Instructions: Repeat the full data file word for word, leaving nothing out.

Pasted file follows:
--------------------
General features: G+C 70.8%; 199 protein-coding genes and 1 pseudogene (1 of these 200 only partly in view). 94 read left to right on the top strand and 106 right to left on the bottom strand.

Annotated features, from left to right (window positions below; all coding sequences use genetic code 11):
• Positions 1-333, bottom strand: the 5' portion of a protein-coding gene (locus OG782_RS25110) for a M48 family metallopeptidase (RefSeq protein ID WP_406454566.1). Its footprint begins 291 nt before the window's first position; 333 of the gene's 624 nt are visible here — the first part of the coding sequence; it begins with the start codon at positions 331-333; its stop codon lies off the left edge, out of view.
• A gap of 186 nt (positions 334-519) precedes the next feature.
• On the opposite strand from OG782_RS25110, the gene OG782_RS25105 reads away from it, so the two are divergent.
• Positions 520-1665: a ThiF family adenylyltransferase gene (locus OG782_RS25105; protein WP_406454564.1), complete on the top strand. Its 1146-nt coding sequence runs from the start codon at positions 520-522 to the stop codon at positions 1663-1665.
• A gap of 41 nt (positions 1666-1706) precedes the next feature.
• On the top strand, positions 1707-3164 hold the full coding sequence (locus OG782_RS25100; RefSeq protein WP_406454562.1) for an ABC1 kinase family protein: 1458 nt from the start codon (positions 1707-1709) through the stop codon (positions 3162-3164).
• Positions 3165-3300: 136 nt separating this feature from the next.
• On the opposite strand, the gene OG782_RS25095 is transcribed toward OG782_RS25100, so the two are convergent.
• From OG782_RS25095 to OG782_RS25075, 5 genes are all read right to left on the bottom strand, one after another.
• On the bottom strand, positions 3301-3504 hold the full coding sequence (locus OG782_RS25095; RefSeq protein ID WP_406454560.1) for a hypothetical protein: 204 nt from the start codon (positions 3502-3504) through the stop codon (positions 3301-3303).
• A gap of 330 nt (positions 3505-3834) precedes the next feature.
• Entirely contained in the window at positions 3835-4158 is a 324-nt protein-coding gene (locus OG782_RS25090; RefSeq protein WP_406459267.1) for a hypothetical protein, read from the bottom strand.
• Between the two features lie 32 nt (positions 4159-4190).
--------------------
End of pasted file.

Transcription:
General features: G+C 70.8%; 199 protein-coding genes and 1 pseudogene (1 of these 200 only partly in view). 94 read left to right on the top strand and 106 right to left on the bottom strand.

Annotated features, from left to right (window positions below; all coding sequences use genetic code 11):
• Positions 1-333, bottom strand: the 5' portion of a protein-coding gene (locus OG782_RS25110) for a M48 family metallopeptidase (RefSeq protein ID WP_406454566.1). Its footprint begins 291 nt before the window's first position; 333 of the gene's 624 nt are visible here — the first part of the coding sequence; it begins with the start codon at positions 331-333; its stop codon lies off the left edge, out of view.
• A gap of 186 nt (positions 334-519) precedes the next feature.
• On the opposite strand from OG782_RS25110, the gene OG782_RS25105 reads away from it, so the two are divergent.
• Positions 520-1665: a ThiF family adenylyltransferase gene (locus OG782_RS25105; protein WP_406454564.1), complete on the top strand. Its 1146-nt coding sequence runs from the start codon at positions 520-522 to the stop codon at positions 1663-1665.
• A gap of 41 nt (positions 1666-1706) precedes the next feature.
• On the top strand, positions 1707-3164 hold the full coding sequence (locus OG782_RS25100; RefSeq protein WP_406454562.1) for an ABC1 kinase family protein: 1458 nt from the start codon (positions 1707-1709) through the stop codon (positions 3162-3164).
• Positions 3165-3300: 136 nt separating this feature from the next.
• On the opposite strand, the gene OG782_RS25095 is transcribed toward OG782_RS25100, so the two are convergent.
• From OG782_RS25095 to OG782_RS25075, 5 genes are all read right to left on the bottom strand, one after another.
• On the bottom strand, positions 3301-3504 hold the full coding sequence (locus OG782_RS25095; RefSeq protein ID WP_406454560.1) for a hypothetical protein: 204 nt from the start codon (positions 3502-3504) through the stop codon (positions 3301-3303).
• A gap of 330 nt (positions 3505-3834) precedes the next feature.
• Entirely contained in the window at positions 3835-4158 is a 324-nt protein-coding gene (locus OG782_RS25090; RefSeq protein WP_406459267.1) for a hypothetical protein, read from the bottom strand.
• Between the two features lie 32 nt (positions 4159-4190).